It's good that most conventions these days are declaring at least some non-smoking areas - usually by dividing their main programme hall(s) into "smoking" and "non-smoking" blocks. Points to note if this is to be effective, not an empty gesture towards good intentions:
Checking that function rooms in a hotel have adequate ventilation benefits everybody who'll be at the con. If a room is not adequately ventilated (as the Pine suite fan bar at Novacon 15 was not) it might be doing everyone a favour to ask people to smoke outside it, rather than in it. By the end of Novacon I couldn't put my head inside it without instant chest pains.
Not having to worry about one of your neighbours lighting up during a programme item certainly makes it posslble to sit through panels and talks. But there's more to a convention than the programme. Conventions are for sitting around in a bar or lounge talking to people.
At Novacon 15 I found it impossible to stay in either bar because the smoke was so thick. Even given the small size of the Pine Suite, this must be due to poor ventilation (most people seemed to be complaining that their rooms and the whole hotel were overheated). The bar fug that is normally simply uncomfortable became unbearable. I doubt that any convention committee needs to be told that most people don't smoke. Both smokers and those like me, Hazel Langford, Ro Pardoe, Roz Kaveney, John D Owen (to name those I remember having said that the reason they're so little seen at cons is because of the impossibility of participating without being made ill by smoke) are minorities. At the moment the latter, "non-smoking" minority is driven away from cons because we cannot both socialise and stay healthy. (A hangover inflicted on yourslf for the pleasure of a boozy evening is not the same as suffering because of someone else's nicotine hit).
What's the solution? Pam Wells, herself a smoker, thought it might be possible for Mexicon II to divide the fan bar area into a "smokers" area and a "clean air zone" where smokers too could escape the fug between fags. With a large room, dividing it in the same way as a programme hall would work. But a small room might need gale force ventilation to keep the smoke at bay, and that would not be comfortable for any one. Until a variety of possible arrangements have been tried out, we won't know what works best.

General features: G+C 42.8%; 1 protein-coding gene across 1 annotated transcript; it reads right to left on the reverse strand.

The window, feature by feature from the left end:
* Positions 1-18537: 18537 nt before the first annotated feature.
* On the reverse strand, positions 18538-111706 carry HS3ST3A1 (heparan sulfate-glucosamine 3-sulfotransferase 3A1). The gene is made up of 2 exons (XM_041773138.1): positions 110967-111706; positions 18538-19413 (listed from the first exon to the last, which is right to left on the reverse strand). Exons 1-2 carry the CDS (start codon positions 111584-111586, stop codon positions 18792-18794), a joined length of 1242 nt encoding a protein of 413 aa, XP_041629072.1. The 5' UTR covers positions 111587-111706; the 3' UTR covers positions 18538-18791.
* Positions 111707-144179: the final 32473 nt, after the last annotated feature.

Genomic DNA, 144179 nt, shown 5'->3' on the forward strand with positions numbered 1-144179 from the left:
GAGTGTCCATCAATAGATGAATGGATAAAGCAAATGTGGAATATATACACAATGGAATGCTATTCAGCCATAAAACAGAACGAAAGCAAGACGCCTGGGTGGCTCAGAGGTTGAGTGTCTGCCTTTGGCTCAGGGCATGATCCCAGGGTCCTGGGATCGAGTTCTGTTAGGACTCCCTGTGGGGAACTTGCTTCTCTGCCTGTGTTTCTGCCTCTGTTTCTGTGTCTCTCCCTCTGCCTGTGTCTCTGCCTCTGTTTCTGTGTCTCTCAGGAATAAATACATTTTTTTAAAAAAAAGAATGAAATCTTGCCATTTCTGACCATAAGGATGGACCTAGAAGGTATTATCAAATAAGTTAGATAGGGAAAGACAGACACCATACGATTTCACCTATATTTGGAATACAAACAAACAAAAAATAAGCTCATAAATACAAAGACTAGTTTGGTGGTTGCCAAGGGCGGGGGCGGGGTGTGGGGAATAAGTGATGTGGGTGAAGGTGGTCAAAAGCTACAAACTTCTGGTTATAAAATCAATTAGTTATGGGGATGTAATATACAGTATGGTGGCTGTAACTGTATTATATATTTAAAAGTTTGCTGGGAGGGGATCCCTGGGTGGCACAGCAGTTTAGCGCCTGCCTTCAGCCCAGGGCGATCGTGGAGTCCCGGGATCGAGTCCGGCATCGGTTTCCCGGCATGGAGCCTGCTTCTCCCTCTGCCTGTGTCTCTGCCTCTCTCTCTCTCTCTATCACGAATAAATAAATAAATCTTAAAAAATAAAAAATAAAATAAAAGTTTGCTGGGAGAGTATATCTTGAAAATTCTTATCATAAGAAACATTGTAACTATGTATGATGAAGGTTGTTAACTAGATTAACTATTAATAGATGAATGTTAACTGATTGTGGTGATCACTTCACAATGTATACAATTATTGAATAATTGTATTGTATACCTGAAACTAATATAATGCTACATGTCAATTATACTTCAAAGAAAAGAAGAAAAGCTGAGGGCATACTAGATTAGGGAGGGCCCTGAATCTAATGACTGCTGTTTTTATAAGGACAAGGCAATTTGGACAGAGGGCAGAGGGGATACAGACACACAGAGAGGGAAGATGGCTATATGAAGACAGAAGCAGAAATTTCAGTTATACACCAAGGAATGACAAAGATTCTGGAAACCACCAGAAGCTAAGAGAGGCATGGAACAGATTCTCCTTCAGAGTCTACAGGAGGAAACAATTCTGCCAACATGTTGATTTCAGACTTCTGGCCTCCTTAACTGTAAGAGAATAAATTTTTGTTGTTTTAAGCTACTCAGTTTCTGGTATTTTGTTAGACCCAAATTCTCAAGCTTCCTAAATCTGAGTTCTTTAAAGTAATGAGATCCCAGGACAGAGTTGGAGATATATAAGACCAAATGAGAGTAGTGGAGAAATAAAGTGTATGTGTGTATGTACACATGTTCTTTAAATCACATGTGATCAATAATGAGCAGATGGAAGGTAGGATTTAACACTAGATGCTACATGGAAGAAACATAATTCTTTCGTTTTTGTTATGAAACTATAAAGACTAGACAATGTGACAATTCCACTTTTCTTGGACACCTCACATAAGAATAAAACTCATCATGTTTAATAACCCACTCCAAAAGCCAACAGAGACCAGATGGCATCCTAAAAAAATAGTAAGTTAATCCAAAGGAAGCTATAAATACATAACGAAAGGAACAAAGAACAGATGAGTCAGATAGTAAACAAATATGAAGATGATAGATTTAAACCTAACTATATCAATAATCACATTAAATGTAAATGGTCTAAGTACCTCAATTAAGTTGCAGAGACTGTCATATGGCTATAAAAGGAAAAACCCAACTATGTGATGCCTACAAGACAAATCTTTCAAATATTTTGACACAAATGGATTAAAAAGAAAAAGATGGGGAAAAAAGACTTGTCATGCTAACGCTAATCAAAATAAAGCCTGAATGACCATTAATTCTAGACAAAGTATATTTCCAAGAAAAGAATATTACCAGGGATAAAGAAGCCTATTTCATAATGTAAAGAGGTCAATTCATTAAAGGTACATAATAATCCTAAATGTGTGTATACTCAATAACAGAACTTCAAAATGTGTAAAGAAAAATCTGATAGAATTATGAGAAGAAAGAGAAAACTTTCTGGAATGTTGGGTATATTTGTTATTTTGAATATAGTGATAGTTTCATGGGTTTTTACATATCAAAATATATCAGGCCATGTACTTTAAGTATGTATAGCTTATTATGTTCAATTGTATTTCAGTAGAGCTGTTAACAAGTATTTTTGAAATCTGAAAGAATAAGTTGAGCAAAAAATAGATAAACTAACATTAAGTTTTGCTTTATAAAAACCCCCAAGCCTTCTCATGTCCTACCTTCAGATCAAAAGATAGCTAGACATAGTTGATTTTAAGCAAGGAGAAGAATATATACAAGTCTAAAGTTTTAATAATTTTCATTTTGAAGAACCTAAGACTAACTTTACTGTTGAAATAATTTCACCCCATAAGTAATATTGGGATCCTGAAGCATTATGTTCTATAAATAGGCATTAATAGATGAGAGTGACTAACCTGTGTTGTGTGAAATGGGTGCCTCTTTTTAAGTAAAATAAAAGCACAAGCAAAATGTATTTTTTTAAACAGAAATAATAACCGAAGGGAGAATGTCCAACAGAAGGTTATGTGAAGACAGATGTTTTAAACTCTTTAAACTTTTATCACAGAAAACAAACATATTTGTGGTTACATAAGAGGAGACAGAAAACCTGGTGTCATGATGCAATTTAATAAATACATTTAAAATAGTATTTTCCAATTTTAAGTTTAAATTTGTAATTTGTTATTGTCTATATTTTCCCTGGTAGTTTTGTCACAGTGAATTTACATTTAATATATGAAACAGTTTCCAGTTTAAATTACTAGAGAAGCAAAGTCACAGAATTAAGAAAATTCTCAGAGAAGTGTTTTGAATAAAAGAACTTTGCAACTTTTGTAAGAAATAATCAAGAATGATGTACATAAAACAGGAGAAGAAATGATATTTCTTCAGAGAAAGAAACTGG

Though it's only a few of us who get militant about smoke-filled air, everybody would benefit from "clean-air zones" in the socialising space at conventions.
(("Hear, hear" says the editor in the corner, holding his breath as yet another insensitive cretin lights up a cancer stick in his vicinity. I'm very glad Judith wrote that article: it's a condemnation of the effect smoking has on a convention but suggests positive measures to alleviate the problem. If I'd written it there would have been little positive about it: a Nurumberg rally would seem well balanced compared to my views on smoking and smokers (or scum as I affectionaltely call them.) Yes, if you think that Conrunner will be acting as a forum for one of the lengthy debates on smoking that other zines have had over the years you are wrong: there is a strict (as of now) editorial policy of blind prejudice against anyone supporting smoking. OK, I know that as a confirmed liberal and responsible conrunner I should always take a balanced view and accomodate wherever possible, but I'm afraid that nicotine triggers the Nazi in me! So, if you want to write and suggest ways of eliminating smoke from conventions, good. If you want to defend the indefensible, don't bother. End of rant!!))